Home / Art

Spain’s Prado Museum Rediscovers Lost Caravaggio Painting and Will Exhibit Soon

Caravaggio's Ecce Homo painting, rediscovered by Prado Museum

Photo: Prado Museum

In 2021, a painting was close to being auctioned in Spain when the sale was halted by the authorities. With a starting price tag of €1,500 ($1,600), the artwork was attributed to José de Ribera, a pupil of Italian painter Caravaggio. The prestigious Prado Museum alerted the authorities once it suspected the painting may actually be a long-lost creation by the Baroque master himself. Now, its origins have been confirmed, putting an end to one of the biggest mysteries in recent art history.

Titled Ecce Homo, the work of art was created between 1605 and 1609 and measures 44 x 34 inches. Painted with oil on canvas, the piece depicts Caravaggio's interpretation of the biblical motif of Pontius Pilate presenting Christ to the people, bound and crowned with thorns. The painting is believed to have once been part of the private collection of Phillip IV of Spain, and since it's one of around only 60 known works by Caravaggio in existence, its value is estimated in the tens of millions of euros.

Before the painting was restored by specialist Andrea Cipriani and his team, tests were carried out to determine the authenticity of the piece. “Four of the most authoritative experts on Caravaggio and Baroque painting, they all share the same passionate certainty: that Ecce Homo is a masterpiece by the Italian artist,” writes the museum. One of the experts, Maria Cristina Terzaghi, even states that speed of consensus around the work being a Caravaggio was unprecedented in the critical history of the painter.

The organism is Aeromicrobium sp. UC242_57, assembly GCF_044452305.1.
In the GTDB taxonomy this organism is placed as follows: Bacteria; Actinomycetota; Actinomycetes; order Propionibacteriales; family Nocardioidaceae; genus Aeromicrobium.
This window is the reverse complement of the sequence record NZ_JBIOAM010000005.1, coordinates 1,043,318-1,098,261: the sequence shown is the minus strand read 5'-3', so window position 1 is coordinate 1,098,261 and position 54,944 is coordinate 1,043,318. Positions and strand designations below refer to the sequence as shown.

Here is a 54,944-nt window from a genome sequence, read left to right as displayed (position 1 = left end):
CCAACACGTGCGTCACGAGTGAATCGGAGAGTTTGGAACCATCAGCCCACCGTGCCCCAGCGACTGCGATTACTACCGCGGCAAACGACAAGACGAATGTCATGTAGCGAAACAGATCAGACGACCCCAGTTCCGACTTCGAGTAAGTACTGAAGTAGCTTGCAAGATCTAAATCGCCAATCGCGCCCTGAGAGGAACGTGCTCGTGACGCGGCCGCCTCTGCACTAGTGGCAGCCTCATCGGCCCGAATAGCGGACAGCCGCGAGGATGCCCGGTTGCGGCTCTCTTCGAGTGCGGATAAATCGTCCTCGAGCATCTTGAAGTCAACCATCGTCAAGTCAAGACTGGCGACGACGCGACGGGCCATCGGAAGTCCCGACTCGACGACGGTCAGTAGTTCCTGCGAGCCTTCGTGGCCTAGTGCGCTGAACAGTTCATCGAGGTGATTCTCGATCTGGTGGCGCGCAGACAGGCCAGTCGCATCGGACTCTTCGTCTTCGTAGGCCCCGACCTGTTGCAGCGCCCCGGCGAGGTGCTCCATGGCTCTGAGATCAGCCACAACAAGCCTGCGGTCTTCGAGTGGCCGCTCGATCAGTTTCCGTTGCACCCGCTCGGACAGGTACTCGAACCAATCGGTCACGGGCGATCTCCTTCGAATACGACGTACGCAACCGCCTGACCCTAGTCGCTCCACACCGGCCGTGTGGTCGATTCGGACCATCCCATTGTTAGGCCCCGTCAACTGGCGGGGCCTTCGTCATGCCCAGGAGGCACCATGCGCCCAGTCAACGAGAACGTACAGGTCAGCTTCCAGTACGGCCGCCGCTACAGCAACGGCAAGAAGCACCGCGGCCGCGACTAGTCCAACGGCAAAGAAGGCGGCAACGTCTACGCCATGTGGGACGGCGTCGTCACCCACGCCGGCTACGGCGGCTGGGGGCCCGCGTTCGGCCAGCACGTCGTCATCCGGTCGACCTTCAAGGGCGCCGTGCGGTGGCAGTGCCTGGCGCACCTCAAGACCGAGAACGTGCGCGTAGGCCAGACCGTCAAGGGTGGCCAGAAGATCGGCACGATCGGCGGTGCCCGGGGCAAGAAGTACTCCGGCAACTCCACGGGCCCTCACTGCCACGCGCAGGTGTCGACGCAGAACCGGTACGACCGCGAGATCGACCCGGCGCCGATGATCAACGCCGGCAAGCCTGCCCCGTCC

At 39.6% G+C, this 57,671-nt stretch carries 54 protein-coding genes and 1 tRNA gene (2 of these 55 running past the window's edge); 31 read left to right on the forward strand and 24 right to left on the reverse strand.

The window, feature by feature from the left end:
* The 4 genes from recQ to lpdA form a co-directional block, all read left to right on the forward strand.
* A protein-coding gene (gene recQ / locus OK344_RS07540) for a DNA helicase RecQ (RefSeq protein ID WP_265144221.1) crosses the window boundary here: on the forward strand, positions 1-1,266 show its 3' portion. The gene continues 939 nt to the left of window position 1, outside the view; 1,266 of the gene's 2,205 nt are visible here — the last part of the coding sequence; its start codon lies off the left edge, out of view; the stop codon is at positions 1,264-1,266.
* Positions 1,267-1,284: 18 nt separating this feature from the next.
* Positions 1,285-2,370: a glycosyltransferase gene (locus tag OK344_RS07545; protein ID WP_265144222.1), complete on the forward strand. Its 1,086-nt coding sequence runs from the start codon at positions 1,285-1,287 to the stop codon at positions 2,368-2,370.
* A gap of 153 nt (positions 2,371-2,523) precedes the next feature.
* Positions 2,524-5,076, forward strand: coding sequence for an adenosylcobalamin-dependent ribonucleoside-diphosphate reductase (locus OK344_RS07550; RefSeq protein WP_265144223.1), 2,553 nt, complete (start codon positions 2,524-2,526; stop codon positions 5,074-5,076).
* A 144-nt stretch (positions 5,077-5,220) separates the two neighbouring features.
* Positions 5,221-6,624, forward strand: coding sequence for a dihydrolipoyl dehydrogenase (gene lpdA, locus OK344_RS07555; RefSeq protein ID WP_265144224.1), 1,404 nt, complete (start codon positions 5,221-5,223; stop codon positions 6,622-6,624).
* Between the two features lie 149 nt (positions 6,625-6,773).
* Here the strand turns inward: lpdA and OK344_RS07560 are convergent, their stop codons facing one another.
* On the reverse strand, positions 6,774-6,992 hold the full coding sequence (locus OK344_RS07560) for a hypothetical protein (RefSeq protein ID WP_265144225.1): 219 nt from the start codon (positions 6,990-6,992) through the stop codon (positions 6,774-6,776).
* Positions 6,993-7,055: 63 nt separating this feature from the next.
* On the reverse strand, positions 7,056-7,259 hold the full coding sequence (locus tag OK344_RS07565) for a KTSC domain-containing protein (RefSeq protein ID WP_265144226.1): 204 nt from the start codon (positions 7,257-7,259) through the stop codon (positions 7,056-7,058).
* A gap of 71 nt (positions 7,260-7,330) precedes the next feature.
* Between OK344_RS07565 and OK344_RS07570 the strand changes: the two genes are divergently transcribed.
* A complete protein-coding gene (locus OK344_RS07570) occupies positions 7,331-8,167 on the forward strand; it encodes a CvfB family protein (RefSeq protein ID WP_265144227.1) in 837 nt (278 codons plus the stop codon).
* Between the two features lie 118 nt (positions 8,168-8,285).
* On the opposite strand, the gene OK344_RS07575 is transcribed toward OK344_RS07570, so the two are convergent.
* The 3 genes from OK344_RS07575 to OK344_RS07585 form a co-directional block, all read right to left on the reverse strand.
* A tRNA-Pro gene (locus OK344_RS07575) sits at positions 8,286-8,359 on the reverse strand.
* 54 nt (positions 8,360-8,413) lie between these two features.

The painting had been in possession of a family in Madrid since the 19th century, and they were allowed to sell it privately earlier this year following an agreement with local officials. Among the conditions imposed to the new owner, whose identity has not been disclosed, is that the painting is not allowed to leave Spain without government permission.

Now, in what the Prado Museum has described as an act of generosity by the painting's new owner, it has been loaned to the museum for nine months. It will first be unveiled to the public on May 28, 2024 as part of a special one-piece exhibition, on display until October 2024. Then, Caravaggio's Ecce Homo will be moved to the Prado’s permanent collection for another four months.

“The work is a powerful example of Caravaggio’s mastery of conception: a skillful composition presenting a three-dimensional and dynamic scene that is entirely innovative, yet within the confines of an established iconographic tradition,” concludes the Prado Museum. To stay up to date with any new developments about this finding, visit the Prado Museum's website.

Prado Museum: Website  | Facebook | Instagram
h/t: [AP]

Related Articles:

Tracing the Turbulent Life of Baroque Painter Caravaggio

World’s Only Caravaggio Mural Is Going on Auction for $547 Million

8 Caravaggio Paintings That Broke All the Rules (and Where to See Them)

Intricate Illustrations of the 5 Senses Inspired by Art in the Museo del Prado Museum

Regina Sienra

Regina Sienra is a Staff Writer at My Modern Met. Based in Mexico City, Mexico, she holds a bachelor’s degree in Communications with specialization in Journalism from the National Autonomous University of Mexico. She has 10+ years’ experience in Digital Media, writing for outlets in both English and Spanish. Her love for the creative arts—especially music and film—drives her forward every day.
Become a
My Modern Met Member
As a member, you'll join us in our effort to support the arts.
Become a Member
Explore member benefits

Sponsored Content